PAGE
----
Research at Trinity College Dublin could help young adults with type 2 diabetes to manage their condition. The research was published in diabetes journal Diabetes Care, and could help to explain why insulin resistance occurs amongst some young people. Furthermore, the study investigated why young obese patients with type 2 diabetes experienced a lower response to aerobic exercise.
Speaking about his research, Professor John Nolan of the Department of Clinical Medicine was reported as commenting: ” Type 2 diabetes is presenting in much younger people, usually because of early onset obesity and a strong family background of diabetes . These studies provide us with important new insights into the way diabetes develops and progresses in these young patients. In this study, we have shown that obese young patients with Type 2 diabetes, in contrast to equally obese young people without diabetes, have abnormal function of key mitochondrial genes and proteins. Mitochondria are the energy centres in cells and these abnormalities contribute to insulin resistance and a severely blunted response to physical exercise. Aerobic exercise is very effective in preventing and treating Type 2 diabetes in middle aged and older people.”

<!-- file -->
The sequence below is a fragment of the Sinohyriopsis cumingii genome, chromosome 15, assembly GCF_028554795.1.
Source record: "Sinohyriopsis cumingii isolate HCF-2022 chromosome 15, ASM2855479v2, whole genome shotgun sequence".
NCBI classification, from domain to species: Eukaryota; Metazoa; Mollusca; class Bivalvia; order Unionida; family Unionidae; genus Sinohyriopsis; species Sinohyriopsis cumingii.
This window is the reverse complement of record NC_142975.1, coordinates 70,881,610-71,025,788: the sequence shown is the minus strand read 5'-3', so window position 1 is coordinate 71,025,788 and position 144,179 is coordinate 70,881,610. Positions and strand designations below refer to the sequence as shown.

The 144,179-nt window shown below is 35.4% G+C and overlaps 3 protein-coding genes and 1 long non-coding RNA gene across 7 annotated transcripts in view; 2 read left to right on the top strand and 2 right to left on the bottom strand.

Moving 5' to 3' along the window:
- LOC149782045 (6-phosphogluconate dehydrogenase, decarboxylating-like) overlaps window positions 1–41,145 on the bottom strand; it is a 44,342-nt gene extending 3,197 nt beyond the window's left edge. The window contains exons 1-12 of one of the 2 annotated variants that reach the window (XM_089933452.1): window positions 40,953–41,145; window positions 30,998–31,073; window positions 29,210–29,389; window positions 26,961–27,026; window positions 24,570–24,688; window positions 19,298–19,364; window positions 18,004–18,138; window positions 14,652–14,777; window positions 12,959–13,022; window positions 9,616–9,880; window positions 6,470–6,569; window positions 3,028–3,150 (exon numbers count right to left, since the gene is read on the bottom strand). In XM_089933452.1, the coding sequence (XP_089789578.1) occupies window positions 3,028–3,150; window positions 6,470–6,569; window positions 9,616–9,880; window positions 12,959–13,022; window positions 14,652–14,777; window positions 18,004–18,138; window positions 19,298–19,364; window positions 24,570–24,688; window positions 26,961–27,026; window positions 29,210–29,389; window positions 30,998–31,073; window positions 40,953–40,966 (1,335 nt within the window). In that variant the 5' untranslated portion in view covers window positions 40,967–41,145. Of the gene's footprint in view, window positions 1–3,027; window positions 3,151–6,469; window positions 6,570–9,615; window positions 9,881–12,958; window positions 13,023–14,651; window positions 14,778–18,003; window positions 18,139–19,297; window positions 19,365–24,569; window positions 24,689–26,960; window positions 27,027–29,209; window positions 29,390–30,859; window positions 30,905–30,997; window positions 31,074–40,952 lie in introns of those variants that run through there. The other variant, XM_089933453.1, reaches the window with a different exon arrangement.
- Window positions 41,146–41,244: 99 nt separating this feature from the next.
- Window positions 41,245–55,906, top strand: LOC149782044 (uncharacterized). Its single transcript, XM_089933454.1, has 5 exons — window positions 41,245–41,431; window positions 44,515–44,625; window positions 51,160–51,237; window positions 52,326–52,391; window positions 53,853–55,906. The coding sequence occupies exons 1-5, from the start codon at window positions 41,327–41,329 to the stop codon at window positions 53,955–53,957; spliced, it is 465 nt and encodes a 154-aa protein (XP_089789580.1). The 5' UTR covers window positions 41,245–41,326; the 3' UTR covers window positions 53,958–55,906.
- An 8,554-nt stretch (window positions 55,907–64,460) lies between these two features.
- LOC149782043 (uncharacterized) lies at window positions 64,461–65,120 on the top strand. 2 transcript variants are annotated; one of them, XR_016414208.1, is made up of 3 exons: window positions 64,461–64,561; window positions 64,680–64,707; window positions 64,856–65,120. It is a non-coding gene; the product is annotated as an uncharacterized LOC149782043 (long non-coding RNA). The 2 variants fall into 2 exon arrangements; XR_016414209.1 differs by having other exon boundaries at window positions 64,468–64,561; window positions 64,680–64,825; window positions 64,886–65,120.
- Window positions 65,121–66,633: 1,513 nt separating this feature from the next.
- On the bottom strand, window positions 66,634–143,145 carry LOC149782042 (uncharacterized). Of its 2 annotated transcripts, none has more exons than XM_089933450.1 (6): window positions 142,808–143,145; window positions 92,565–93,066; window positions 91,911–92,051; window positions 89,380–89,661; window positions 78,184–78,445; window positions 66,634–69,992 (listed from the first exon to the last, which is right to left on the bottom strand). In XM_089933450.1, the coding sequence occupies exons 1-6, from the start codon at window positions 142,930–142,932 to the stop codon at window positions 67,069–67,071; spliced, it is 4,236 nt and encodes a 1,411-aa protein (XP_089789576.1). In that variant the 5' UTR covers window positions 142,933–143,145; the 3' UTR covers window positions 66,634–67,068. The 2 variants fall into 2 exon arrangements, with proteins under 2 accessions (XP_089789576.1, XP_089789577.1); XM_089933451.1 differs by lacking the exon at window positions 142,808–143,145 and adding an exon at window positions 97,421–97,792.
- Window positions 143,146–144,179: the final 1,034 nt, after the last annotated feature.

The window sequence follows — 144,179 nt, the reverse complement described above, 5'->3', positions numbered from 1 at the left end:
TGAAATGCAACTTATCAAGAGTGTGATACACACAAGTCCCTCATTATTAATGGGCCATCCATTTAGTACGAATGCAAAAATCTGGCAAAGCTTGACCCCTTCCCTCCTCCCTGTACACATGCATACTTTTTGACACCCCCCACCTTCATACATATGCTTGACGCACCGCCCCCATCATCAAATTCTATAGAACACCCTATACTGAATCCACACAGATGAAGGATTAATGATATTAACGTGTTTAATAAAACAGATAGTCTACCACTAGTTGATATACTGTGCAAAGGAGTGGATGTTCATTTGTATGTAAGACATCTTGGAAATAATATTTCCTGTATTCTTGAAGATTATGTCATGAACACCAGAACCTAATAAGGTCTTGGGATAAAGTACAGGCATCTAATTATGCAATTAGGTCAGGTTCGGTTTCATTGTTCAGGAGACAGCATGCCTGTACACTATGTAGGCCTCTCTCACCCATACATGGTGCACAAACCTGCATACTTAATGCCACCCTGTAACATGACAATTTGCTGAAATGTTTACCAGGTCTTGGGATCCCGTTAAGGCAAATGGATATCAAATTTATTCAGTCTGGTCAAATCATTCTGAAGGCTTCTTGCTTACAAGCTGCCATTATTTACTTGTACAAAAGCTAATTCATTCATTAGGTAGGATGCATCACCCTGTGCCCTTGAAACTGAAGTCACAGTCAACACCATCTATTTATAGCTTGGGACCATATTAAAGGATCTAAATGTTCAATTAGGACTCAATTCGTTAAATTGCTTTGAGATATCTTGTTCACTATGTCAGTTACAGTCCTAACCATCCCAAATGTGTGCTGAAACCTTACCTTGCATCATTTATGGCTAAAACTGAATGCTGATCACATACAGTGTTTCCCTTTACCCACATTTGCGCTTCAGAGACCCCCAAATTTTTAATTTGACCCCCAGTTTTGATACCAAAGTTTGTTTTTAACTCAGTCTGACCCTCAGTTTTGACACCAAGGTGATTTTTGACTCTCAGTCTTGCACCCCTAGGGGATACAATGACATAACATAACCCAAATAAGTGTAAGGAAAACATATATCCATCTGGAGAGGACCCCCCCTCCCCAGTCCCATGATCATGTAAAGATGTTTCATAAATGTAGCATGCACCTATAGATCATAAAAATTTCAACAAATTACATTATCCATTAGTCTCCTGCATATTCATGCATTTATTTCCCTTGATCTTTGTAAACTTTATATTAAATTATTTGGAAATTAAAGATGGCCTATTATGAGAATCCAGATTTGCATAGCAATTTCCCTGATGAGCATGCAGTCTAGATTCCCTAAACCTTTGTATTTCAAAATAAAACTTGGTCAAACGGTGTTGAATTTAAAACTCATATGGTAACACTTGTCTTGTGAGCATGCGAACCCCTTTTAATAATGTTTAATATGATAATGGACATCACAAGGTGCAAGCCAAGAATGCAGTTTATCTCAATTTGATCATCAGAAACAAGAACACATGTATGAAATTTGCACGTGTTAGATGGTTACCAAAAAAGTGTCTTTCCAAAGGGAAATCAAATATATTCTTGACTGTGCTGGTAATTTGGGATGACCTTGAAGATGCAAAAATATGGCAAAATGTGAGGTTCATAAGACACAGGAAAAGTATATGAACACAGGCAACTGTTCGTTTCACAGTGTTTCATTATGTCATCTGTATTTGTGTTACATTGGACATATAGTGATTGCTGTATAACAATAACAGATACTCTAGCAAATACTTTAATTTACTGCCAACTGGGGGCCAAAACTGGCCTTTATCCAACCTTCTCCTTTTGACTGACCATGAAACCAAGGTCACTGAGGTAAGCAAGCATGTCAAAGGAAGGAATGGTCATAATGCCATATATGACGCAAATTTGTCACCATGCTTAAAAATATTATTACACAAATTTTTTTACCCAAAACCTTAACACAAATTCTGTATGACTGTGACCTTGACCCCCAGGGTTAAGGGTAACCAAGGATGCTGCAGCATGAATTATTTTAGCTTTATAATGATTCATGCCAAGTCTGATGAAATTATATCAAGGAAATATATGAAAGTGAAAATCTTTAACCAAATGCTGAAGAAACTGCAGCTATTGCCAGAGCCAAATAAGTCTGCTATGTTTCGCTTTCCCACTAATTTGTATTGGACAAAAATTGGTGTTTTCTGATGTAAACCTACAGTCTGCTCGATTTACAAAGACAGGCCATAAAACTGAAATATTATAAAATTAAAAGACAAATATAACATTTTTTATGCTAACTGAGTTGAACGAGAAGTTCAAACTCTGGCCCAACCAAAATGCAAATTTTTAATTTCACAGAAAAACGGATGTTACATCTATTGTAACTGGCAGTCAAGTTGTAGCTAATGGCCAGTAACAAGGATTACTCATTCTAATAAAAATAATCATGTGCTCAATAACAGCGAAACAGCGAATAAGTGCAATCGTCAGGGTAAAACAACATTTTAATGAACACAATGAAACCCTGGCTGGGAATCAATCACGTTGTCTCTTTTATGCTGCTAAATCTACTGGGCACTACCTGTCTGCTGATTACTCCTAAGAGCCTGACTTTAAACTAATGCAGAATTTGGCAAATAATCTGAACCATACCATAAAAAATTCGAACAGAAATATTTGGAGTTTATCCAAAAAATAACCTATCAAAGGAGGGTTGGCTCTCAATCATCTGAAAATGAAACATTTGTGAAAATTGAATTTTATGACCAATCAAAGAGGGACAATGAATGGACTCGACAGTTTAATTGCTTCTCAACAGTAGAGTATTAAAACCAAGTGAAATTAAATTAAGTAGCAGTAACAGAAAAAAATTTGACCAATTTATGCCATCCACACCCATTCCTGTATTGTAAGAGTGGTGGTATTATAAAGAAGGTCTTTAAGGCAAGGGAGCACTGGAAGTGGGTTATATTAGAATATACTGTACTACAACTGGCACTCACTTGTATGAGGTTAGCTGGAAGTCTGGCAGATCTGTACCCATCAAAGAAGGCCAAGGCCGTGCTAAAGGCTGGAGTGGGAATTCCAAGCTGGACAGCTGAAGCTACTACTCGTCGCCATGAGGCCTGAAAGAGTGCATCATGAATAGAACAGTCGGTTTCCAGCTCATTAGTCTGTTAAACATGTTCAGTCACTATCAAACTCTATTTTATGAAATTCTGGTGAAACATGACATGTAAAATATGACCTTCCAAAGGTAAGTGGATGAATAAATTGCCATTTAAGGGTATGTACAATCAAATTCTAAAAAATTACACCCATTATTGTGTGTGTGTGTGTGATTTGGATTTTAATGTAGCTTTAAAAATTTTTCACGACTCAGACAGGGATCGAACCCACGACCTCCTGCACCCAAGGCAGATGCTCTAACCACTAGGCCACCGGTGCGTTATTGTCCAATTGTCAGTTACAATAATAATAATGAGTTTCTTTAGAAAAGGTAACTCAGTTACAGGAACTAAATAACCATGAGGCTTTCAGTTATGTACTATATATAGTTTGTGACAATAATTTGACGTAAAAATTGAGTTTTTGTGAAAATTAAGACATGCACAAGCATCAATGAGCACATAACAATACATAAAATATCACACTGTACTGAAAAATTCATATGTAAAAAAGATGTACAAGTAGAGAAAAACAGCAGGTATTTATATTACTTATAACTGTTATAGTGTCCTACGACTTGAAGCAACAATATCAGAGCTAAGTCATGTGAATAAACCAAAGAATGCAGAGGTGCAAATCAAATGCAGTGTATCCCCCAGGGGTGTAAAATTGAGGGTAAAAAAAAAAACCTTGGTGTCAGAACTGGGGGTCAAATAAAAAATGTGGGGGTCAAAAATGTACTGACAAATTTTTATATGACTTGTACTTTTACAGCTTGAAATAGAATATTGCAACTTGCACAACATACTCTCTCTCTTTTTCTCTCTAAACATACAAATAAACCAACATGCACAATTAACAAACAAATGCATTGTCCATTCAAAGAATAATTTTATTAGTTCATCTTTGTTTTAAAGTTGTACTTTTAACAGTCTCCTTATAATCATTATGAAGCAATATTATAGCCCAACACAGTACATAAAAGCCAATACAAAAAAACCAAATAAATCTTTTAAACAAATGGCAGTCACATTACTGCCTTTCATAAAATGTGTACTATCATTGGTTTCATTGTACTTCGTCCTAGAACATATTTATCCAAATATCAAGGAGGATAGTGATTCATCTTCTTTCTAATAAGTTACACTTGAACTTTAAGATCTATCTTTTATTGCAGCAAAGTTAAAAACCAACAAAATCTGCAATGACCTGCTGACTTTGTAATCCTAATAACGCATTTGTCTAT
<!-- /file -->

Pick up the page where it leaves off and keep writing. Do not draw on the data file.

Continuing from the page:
Nolan’s research is part of an ongoing programme of study into the causes and treatments of type 2 diabetes and insulin resistance. Nolan reportedly continued: “Type 2 diabetes is the major chronic disease of modern societies, and threatens the health of populations, most dramatically in Asia and developing countries. Designing specific treatments for Type 2 diabetes in young people depends on a more exact understanding of the cellular mechanisms of this disease. Our studies of muscle mitochondrial function have allowed us to focus intervention studies on these important new mechanisms.”

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